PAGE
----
Vietnam’s Bonds Advance After Central Bank Sets Lending Rate Cap

Vietnam’s government bonds rose, pushing the benchmark five-year yield to the lowest level since October 2009, after the central bank set a limit on short-term interest rates for some sectors. The dong was steady.

Short-term dong lending rates will be capped at 3 percentage points above the deposit rate limit, or at 15 percent, effective tomorrow, the State Bank of Vietnam said in a May 4 statement on its website. The restriction applies to the export, agriculture and some industrial sectors, as well as small- and medium-sized businesses. The overnight interbank deposit rate dropped 35 basis points to 3.95 percent today, according to data compiled by Bloomberg.

“Bond yields followed declines in market interest rates,” said Nguyen Thanh Danh, a Ho Chi Minh City-based money-market dealer at Saigon Thuong Tin Commercial Joint-Stock Bank. “When banks have surplus funds and can’t lend out to companies just yet, they will buy bonds and Treasury bills.”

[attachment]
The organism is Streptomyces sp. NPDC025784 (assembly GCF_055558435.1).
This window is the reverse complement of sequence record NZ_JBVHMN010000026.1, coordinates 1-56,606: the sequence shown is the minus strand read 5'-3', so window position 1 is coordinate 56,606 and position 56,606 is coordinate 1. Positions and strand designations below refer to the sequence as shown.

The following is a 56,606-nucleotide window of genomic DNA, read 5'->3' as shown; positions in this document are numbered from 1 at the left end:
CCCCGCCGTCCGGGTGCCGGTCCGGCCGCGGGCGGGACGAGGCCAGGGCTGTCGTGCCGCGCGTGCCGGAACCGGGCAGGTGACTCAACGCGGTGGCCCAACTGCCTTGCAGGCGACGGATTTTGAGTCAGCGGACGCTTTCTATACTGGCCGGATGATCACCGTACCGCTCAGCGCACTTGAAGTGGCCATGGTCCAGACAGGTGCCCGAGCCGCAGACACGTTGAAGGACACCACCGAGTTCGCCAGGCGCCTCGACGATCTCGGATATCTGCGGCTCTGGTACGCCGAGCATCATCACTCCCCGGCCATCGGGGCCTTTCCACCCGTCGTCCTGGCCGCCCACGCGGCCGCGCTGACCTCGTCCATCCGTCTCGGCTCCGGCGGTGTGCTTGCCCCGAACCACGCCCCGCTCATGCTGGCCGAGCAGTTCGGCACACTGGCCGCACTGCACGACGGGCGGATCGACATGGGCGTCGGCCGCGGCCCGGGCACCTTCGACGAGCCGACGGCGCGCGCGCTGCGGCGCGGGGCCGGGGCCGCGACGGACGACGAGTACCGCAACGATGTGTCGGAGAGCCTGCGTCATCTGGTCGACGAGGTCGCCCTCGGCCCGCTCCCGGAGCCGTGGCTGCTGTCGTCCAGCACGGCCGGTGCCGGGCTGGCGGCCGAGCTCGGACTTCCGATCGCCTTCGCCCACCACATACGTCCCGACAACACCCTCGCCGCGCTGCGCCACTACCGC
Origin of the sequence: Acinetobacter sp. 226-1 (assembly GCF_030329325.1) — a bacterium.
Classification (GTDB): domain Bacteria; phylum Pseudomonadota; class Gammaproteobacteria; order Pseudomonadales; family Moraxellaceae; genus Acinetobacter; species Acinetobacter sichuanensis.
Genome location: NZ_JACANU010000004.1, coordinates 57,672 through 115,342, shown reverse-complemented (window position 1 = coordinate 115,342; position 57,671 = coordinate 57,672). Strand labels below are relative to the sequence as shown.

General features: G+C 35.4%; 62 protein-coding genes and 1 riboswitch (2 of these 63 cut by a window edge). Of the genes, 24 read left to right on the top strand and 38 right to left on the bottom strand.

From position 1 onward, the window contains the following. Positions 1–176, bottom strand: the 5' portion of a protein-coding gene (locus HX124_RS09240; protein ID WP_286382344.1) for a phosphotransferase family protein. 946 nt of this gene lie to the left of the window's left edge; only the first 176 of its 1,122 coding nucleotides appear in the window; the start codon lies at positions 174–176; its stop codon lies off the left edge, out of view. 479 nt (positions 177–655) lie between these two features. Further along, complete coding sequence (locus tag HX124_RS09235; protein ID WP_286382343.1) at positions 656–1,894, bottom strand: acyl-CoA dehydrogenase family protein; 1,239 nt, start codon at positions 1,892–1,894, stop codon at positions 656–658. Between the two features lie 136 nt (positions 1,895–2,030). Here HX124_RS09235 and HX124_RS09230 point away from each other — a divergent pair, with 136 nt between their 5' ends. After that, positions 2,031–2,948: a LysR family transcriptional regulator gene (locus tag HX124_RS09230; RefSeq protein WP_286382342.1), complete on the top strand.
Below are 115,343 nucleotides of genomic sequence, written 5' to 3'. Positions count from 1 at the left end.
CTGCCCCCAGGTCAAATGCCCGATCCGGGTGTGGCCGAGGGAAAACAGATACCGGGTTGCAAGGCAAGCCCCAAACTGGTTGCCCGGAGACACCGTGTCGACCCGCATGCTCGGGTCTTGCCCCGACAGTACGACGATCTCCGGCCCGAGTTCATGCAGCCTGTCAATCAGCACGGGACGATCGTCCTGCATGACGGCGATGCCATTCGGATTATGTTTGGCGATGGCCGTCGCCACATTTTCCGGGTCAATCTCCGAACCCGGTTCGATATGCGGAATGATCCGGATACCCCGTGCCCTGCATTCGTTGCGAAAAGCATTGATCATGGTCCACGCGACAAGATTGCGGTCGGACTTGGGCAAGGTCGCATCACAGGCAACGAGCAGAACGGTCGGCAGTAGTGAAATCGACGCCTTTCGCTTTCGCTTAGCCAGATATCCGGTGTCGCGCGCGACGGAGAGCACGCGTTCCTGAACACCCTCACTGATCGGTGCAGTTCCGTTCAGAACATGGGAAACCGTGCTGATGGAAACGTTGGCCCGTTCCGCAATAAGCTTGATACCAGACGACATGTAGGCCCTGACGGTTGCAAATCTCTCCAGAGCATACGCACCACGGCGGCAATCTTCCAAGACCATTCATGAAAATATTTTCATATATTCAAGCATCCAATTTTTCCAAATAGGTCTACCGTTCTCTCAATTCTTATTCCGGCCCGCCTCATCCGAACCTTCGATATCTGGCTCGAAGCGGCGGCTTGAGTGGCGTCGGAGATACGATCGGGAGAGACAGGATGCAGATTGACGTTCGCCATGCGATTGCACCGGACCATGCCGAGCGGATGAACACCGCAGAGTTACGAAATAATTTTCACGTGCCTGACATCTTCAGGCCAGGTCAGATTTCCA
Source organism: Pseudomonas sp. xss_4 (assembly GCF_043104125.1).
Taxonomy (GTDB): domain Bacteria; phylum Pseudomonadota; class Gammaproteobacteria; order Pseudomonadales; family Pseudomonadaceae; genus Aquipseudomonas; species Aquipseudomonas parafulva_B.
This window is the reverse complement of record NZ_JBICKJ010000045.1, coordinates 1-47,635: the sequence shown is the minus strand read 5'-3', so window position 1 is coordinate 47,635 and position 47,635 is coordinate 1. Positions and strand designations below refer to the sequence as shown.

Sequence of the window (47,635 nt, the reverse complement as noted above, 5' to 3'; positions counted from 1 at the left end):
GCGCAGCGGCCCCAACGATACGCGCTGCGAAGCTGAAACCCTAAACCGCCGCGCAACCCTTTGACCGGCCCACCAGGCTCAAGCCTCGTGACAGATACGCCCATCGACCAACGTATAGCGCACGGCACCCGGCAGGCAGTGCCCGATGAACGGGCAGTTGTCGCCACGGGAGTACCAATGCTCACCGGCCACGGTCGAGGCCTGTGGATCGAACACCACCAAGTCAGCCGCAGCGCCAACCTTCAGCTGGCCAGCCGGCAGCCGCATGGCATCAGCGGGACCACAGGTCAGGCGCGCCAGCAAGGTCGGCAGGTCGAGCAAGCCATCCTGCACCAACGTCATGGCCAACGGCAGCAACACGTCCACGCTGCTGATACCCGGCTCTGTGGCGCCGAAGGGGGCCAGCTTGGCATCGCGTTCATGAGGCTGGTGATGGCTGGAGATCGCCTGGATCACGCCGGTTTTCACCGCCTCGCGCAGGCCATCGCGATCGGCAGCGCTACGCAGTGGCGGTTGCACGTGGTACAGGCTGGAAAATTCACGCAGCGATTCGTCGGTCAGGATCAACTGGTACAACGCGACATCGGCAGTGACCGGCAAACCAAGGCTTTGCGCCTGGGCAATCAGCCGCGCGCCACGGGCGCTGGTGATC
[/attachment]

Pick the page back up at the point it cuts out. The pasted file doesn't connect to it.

The yield on five-year government notes fell 19 basis points to 10.05 percent, the lowest level since Oct. 16, 2009, according to a daily fixing from banks compiled by Bloomberg. Yields have dropped 250 basis points, or 2.5 percentage points, this year.

Short-term lending rates for agriculture and export sectors at commercial joint stock banks ranged from 16 percent to 18 percent between April 23 and April 27, according to a statement today on the central bank’s website.

The dong was little changed at 20,850 per dollar as of 3:35 p.m. in Hanoi, according to data compiled by Bloomberg. The central bank fixed the reference rate at 20,828 today, according to its website. The currency is allowed to trade as much as 1 percent on either side of the rate.

To contact Bloomberg News staff for this story: Diep Ngoc Pham in Hanoi at dpham5@bloomberg.net

To contact the editor responsible for this story: Sandy Hendry at shendry@bloomberg.net

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